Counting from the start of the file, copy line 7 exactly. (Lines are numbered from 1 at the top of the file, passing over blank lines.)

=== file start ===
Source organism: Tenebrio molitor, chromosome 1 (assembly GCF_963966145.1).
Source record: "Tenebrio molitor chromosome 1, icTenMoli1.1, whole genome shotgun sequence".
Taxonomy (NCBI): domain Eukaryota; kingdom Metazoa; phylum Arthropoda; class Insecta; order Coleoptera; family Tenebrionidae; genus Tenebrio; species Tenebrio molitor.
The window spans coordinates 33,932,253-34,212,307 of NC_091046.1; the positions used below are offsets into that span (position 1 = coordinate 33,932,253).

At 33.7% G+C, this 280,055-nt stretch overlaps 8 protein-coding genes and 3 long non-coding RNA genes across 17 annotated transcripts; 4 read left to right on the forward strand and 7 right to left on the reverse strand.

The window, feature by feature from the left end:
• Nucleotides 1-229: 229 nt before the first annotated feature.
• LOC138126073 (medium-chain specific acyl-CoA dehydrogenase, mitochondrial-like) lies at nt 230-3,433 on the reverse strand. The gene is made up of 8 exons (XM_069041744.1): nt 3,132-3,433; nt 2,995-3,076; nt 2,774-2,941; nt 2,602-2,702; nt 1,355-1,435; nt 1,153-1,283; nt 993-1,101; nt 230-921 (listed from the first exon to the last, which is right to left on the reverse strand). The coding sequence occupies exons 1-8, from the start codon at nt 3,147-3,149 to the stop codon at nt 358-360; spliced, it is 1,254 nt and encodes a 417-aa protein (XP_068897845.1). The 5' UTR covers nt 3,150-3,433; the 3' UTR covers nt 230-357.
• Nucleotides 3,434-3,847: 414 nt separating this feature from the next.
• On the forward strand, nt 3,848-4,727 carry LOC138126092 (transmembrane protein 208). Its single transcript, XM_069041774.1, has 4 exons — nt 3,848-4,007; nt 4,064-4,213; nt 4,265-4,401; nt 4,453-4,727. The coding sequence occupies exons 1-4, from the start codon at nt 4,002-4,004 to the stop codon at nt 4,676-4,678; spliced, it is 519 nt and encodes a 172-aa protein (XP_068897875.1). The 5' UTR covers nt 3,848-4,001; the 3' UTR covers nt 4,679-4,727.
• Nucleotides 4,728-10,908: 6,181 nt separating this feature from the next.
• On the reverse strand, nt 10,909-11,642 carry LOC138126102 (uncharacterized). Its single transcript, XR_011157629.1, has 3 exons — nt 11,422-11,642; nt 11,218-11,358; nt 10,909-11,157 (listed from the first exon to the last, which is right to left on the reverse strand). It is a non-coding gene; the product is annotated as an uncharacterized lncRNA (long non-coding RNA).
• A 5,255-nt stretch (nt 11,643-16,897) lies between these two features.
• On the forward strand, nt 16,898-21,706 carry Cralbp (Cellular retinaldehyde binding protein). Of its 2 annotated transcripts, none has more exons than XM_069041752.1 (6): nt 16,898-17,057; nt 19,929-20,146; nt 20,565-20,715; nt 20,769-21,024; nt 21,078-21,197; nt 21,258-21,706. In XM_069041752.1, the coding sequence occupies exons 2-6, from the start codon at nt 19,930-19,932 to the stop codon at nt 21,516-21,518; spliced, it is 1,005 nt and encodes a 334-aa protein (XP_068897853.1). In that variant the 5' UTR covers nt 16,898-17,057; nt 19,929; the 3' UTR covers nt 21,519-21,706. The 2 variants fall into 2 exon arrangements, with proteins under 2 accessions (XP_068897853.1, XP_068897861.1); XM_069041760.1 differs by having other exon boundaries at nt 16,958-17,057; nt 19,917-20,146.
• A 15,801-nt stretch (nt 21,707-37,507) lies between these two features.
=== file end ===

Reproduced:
• Nucleotides 1-229: 229 nt before the first annotated feature.